Many wealthy Sri Lankans have domestic help, which you think would be a lopsided agreement, and it is, but it seems to run both ways. Employers can not pay well or on time, they can disappear for months, they can be overbearing or even abusive. However, in Sri Lanka (unlike the Middle East), maids and domestic help have their own power as well. I know a lot of families who bend over backwards, even keeping maids that steal, because ‘they can’t lose the maid’.
For example. A friend of mine recently began locking his door because he thought a maid was stealing his money. He lost the key and then had to smash the door handle through with a screwdriver and wrench. Which was a mess. Meanwhile, everyone in the family knows the maid may be stealing, but ‘we can’t lose the maid’. Indeed, losing a maid is a trauma which can upend a whole household, making even the loftiest executive crumble in the face of dirty laundry and no pol sambol. And, despite the seeming availability of potential workers, there is some severe mismatch in the market. Most people have help that’s been with the family for perhaps generations, in a sort of feudal relationship, or they really struggle to get someone through recommendations from friends.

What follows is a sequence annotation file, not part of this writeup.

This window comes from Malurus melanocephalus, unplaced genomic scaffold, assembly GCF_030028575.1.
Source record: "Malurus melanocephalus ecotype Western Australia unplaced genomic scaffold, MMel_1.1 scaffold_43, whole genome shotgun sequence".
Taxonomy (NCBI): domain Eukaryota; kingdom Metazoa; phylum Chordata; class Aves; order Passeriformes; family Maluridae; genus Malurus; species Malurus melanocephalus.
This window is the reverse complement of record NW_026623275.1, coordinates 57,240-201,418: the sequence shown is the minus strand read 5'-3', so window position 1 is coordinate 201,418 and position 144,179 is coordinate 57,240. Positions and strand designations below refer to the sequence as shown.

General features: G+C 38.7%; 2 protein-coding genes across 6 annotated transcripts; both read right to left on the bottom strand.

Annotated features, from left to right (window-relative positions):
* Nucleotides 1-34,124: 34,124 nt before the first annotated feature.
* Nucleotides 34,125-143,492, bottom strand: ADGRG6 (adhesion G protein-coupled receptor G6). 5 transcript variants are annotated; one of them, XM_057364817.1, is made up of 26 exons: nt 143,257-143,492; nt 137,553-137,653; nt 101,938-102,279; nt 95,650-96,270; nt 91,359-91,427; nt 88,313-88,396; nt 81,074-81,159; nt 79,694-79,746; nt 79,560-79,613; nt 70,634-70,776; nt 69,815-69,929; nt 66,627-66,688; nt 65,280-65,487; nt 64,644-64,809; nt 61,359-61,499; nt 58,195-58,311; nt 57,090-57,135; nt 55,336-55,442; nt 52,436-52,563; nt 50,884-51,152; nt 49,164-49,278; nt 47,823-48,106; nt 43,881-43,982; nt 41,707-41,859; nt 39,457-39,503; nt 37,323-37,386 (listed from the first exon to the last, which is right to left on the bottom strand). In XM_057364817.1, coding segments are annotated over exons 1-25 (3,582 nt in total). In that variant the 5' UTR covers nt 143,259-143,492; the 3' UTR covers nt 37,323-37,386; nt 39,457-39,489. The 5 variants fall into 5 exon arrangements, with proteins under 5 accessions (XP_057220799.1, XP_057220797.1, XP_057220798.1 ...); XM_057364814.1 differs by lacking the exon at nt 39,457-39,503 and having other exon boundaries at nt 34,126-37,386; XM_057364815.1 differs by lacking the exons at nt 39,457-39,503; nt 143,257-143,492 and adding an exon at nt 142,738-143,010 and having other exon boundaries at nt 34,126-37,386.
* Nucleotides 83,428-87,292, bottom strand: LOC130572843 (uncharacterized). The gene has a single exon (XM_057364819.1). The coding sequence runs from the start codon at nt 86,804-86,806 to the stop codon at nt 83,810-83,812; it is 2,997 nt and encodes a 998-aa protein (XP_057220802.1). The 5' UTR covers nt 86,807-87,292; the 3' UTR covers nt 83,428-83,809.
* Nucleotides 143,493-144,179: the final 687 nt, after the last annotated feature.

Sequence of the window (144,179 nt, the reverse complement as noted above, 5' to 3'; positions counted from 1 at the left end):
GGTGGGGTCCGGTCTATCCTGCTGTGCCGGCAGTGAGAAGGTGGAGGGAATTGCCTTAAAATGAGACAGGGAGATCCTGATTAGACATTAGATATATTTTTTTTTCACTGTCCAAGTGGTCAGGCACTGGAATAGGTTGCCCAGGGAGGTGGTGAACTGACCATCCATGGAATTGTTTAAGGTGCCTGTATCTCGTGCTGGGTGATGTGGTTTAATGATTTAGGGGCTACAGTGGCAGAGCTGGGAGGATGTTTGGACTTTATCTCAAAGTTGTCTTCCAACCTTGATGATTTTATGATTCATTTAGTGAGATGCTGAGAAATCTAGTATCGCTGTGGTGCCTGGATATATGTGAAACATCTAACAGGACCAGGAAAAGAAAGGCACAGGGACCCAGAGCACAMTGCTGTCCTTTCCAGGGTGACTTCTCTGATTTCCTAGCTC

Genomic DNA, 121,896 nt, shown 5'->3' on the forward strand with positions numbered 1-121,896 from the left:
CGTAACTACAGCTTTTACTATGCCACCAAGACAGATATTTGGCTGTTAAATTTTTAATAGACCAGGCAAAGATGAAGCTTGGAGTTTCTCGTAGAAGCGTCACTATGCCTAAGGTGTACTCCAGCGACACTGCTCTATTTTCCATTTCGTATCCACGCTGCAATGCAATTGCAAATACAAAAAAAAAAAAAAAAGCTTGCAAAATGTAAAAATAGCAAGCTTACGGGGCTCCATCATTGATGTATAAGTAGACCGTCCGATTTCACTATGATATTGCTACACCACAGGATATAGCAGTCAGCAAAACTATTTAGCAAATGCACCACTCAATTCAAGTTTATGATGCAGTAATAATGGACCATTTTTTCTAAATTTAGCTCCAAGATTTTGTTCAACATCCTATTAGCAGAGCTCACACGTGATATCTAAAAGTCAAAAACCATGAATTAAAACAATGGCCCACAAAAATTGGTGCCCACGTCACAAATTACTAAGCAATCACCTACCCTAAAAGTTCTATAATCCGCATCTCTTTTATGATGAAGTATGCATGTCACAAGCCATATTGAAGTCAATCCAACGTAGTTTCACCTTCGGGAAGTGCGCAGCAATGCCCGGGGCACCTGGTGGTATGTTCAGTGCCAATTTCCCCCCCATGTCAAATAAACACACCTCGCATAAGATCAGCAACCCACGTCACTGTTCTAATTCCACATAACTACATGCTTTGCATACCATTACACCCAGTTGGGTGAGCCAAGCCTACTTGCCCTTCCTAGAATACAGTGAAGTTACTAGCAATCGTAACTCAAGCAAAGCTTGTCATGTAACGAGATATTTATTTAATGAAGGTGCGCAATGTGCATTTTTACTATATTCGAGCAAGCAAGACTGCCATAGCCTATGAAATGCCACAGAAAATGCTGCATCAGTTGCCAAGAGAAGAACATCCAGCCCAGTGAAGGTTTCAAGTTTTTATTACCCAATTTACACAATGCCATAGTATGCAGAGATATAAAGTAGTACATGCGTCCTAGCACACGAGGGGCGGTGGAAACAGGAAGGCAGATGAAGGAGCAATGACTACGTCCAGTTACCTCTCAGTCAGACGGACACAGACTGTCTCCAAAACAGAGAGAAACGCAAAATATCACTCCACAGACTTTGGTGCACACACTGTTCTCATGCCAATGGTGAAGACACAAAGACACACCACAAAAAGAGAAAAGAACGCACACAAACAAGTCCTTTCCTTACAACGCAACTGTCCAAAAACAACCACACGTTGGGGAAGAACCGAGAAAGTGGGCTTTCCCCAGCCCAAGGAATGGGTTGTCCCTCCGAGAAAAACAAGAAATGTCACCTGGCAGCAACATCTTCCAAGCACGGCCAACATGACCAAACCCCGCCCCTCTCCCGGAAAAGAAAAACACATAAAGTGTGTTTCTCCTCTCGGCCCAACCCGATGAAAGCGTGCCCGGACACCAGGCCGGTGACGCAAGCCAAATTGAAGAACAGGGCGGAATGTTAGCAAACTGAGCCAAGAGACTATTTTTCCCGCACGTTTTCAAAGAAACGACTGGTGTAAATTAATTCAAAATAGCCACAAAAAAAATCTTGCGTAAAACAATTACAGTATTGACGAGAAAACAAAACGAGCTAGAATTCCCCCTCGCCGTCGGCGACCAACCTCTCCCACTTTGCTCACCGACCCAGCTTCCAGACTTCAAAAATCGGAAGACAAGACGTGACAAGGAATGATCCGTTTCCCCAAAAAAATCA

Domestic help isn’t organized, unionized or corporatized at all. It is literally someone who you pay cash to work and essentially live in your house. And, with a few exceptions, people don’t pay domestics especially well, so they end up working for low wages in houses where there is conspicuous wealth and often cash around. A few of them do steal, and some ask for loans and threaten to go if they don’t get. At holidays, domestic help disappears, often for extended periods, never coming back. I know a family which has gone through like 12 nannies in six years. They don’t officially quit, they just go home for Avurudu (New Year) and never come back.
It’s a strange situation, often comical at times. I know quite a few families where they know jewelry and money are being taken, but they’ll do anything to just no lose the maid and keep the household running. So they just let that stuff go. The situation is obviously more imbalanced the other way around, I mean, domestic help is still largely a situation where they are dependent on their employers, in an almost feudal way, but the dependency does run both ways.
In other news, I’ve got the power.